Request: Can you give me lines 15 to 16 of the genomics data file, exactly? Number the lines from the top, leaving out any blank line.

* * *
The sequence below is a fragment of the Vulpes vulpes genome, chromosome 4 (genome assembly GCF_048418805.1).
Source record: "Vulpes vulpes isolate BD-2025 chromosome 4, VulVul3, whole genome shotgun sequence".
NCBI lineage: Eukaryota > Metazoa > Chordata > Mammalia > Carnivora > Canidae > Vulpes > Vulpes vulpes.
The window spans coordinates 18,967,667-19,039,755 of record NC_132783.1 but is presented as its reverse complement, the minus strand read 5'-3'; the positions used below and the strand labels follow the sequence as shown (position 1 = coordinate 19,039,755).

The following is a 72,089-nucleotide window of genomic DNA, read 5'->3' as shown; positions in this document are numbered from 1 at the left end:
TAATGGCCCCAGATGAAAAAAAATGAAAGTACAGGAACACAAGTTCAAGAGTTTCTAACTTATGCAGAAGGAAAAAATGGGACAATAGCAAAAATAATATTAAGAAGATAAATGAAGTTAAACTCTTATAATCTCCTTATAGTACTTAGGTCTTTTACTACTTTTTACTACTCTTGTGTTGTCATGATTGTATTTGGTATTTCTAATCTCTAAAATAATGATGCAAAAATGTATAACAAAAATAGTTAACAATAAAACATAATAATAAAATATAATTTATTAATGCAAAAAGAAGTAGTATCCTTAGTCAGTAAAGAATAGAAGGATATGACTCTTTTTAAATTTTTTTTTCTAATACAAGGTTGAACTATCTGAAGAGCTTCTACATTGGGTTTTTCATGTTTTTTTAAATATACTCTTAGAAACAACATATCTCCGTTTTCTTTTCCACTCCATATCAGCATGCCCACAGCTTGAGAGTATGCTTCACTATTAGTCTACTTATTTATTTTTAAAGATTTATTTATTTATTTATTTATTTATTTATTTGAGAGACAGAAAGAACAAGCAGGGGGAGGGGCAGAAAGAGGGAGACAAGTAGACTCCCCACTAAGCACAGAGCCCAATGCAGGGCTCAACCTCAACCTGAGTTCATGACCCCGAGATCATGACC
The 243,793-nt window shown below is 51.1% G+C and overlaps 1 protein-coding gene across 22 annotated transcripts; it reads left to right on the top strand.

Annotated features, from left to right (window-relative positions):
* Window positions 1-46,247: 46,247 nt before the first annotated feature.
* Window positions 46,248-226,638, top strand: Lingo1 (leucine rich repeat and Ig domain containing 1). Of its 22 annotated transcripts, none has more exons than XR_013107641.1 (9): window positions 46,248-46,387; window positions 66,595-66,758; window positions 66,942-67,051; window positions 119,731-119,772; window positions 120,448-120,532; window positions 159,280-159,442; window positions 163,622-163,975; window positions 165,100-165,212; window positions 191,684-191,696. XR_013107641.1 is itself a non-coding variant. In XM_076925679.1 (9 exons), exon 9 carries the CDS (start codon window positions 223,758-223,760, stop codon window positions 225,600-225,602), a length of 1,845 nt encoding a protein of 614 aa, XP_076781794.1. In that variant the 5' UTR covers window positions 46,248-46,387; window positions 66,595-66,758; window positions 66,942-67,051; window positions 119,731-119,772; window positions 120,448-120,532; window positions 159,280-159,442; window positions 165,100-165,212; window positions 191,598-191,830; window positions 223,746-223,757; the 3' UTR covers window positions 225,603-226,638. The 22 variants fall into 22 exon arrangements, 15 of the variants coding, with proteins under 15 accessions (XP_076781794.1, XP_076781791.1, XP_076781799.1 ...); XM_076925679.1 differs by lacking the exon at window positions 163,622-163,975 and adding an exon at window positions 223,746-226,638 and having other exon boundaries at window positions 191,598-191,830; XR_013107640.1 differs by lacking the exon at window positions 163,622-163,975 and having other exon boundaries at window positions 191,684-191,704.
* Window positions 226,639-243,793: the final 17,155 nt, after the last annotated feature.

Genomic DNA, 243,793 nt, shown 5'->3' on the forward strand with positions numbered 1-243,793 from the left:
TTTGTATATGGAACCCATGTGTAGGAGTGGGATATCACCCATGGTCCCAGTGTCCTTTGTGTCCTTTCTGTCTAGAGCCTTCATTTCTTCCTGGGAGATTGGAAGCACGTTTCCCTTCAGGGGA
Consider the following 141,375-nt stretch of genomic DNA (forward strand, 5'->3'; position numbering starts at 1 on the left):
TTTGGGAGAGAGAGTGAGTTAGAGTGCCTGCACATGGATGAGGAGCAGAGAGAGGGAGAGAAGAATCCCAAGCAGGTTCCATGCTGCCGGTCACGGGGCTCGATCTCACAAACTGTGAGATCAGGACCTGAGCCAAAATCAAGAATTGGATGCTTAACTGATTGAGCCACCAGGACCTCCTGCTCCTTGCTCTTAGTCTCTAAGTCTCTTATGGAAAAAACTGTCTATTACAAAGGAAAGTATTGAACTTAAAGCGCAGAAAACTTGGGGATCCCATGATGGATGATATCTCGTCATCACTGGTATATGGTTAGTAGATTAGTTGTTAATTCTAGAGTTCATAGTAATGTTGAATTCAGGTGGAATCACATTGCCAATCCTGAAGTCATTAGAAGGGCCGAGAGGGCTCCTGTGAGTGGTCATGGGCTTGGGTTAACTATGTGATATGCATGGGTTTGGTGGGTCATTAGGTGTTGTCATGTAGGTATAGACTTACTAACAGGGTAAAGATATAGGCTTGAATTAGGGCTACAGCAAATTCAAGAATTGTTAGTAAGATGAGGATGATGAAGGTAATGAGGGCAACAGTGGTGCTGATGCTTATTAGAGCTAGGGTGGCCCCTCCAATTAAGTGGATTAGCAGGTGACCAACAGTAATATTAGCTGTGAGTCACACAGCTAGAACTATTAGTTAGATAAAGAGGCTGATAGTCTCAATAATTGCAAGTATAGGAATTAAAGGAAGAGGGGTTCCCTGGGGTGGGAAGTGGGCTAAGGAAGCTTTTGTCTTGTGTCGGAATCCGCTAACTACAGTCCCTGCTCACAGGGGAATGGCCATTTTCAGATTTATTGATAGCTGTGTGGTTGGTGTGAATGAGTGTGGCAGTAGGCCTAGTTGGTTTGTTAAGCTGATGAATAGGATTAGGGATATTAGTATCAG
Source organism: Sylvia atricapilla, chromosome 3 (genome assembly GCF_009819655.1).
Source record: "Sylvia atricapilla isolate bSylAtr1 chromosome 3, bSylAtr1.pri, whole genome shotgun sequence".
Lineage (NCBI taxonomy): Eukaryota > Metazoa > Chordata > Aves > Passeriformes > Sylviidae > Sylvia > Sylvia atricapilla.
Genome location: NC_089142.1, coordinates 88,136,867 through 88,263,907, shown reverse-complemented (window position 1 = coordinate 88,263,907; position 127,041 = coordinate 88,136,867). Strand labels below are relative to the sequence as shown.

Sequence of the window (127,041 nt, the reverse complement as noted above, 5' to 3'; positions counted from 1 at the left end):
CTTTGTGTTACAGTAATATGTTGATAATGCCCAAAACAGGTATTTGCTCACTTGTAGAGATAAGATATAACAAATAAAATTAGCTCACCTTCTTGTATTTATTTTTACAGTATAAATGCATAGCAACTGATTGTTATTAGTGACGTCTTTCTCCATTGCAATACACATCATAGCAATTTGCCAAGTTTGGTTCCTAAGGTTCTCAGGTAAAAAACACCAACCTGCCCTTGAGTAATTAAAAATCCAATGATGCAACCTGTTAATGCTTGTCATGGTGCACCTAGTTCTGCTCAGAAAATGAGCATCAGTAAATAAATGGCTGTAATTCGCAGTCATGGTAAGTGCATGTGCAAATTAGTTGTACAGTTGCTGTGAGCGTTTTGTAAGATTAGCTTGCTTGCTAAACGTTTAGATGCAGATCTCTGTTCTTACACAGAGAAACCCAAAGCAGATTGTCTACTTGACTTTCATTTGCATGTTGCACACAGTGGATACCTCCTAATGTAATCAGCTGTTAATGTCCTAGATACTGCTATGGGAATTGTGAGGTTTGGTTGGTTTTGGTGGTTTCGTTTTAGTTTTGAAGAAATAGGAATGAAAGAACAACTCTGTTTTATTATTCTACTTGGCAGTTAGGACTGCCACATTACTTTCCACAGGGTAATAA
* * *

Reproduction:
TTTGGGAGAGAGAGTGAGTTAGAGTGCCTGCACATGGATGAGGAGCAGAGAGAGGGAGAGAAGAATCCCAAGCAGGTTCCATGCTGCCGGTCACGGGGCTCGATCTCACAAACTGTGAGATCAGGACCTGAGCCAAAATCAAGAATTGGATGCTTAACTGATTGAGCCACCAGGACCTCCTGCTCCTTGCTCTTAGTCTCTAAGTCTCTTATGGAAAAAACTGTCTATTACAAAGGAAAGTATTGAACTTAAAGCGCAGAAAACTTGGGGATCCCATGATGGATGATATCTCGTCATCACTGGTATATGGTTAGTAGATTAGTTGTTAATTCTAGAGTTCATAGTAATGTTGAATTCAGGTGGAATCACATTGCCAATCCTGAAGTCATTAGAAGGGCCGAGAGGGCTCCTGTGAGTGGTCATGGGCTTGGGTTAACTATGTGATATGCATGGGTTTGGTGGGTCATTAGGTGTTGTCATGTAGGTATAGACTTACTAACAGGGTAAAGATATAGGCTTGAATTAGGGCTACAGCAAATTCAAGAATTGTTAGTAAGATGAGGATGATGAAGGTAATGAGGGCAACAGTGGTGCTGATGCTTATTAGAGCTAGGGTGGCCCCTCCAATTAAGTGGATTAGCAGGTGACCAACAGTAATATTAGCTGTGAGTCACACAGCTAGAACTATTAGTTAGATAAAGAGGCTGATAGTCTCAATAATTGCAAGTATAGGAATTAAAGGAAGAGGGGTTCCCTGGGGTGGGAAGTGGGCTAAGGAAGCTTTTGTCTTGTGTCGGAATCCGCTAACTACAGTCCCTGCTCACAGGGGAATGGCCATTTTCAGATTTATTGATAGCTGTGTGGTTGGTGTGAATGAGTGTGGCAGTAGGCCTAGTTGGTTTGTTAAGCTGATGAATAGGATTAGGGATATTAGTATCAG
Source organism: Sylvia atricapilla, chromosome 3 (genome assembly GCF_009819655.1).